Brother of notorious al Qaeda operative denied habeas petition

On Oct. 7, DC District Judge Reggie Walton’s decision denying Guantanamo detainee Toffiq Nasser Awad al Bihani’s petition for a writ of habeas corpus was released to the public. Al Bihani comes from a notorious family of al Qaeda operatives, with several of his brothers serving the terror network in a variety of roles. In January 2009, one of his brothers, who is also detained at Gitmo, lost his petition for a writ of habeas corpus as well. [See LWJ report, The Jihadi Brothers.]

There is no dispute that Toffiq utilized al Qaeda safe houses en route to Afghanistan, trained at al Qaeda’s notorious al Farouq camp over a period of several months in 2001, and stayed in other safe houses after leaving the training facility. Toffiq admitted as much to the court, but he tried to explain away these incriminating details. Judge Walton did not find Toffiq’s story credible.

Toffiq claimed that he was not dedicated to waging jihad, and that his drug problem is what led him to leave Saudi Arabia for the Taliban’s Afghanistan. Upon arriving in Afghanistan, Toffiq admittedly trained at al Farouq, but he claimed that he repeatedly feigned illness during the five months he was there in order to avoid the training regimen.

Judge Walton found that Toffiq’s “version of events” contained “numerous material inconsistencies that completely undermine his credibility.” Moreover, the judge determined, the “inherent incongruity” in Toffiq’s account “strongly suggests that he is providing ‘false exculpatory statements’ to conceal his association with al Qaeda.”

Judge Walton’s decision is the second in recent weeks to rely on the decision handed down by the DC Circuit Court in the matter of Mohammed Al Adahi v. Obama. [For a review of the other decision that relies on Al Adahi, see LWJ report, Judge finds that Kuwaiti Gitmo detainee was no charity worker.]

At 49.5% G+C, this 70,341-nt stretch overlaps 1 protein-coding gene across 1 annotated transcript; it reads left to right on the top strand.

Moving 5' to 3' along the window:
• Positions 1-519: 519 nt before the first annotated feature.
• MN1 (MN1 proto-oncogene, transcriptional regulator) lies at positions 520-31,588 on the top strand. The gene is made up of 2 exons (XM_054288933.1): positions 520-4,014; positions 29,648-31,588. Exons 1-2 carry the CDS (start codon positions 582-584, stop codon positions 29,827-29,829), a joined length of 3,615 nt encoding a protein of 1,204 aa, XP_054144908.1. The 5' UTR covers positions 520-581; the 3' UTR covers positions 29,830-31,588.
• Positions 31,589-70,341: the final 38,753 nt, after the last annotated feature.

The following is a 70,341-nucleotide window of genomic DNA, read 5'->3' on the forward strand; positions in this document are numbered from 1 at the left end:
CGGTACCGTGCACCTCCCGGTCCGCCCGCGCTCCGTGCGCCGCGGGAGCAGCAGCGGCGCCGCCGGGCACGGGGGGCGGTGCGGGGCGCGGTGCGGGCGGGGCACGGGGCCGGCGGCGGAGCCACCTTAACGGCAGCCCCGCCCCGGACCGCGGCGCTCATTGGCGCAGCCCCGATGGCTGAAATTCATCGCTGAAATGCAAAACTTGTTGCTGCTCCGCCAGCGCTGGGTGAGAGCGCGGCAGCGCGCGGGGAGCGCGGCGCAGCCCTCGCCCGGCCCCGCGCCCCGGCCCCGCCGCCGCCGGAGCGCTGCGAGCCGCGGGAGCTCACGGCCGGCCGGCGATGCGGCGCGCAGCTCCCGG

In the Al Adahi decision, a three-judge review panel issued a sharp rebuke to a district judge who had not given much weight to a Gitmo detainee’s “false exculpatory statements.” The circuit panel noted that such statements “are evidence-often strong evidence-of guilt.” Citing Al Adahi, Judge Walton found that Toffiq’s story was not credible and that Toffiq failed to demonstrate he had ever left al Qaeda’s ranks after admittedly joining them.

The Jihadi Brothers

In the spring of 2000, Toffiq’s older brother, Mansour al Bihani, encouraged him to fight the Russians in Chechnya. The court described Mansour as “an experienced fighter who fought against the Russians in Chechnya” and “had close relationships with senior Chechen fighters and other individuals who were engaged in training men to fight in Chechnya and in other countries.” Mansour arranged for Toffiq’s trip, giving Toffiq money and getting him a passport.

Mansour al Bihani was a notorious al Qaeda operative until he was killed in a US airstrike in Somalia in 2007. That same strike targeted Fazul Abdullah Mohammed, an al Qaeda leader who is wanted for his role in the 1998 embassy bombings in Kenya and Tanzania. [See LWJ report, U.S. Naval Task Force strikes at 1998 al Qaeda embassy bomber.]

According to an analysis published in the Jamestown Foundation’s Terrorism Monitor, Mansour and yet another al Bihani brother, Zakariya, were among the 23 prisoners who escaped from a Yemeni prison on Feb. 3, 2006. Also among the escapees were some of the terrorists responsible for attacking the USS Cole and the Limburg, a French oil tanker.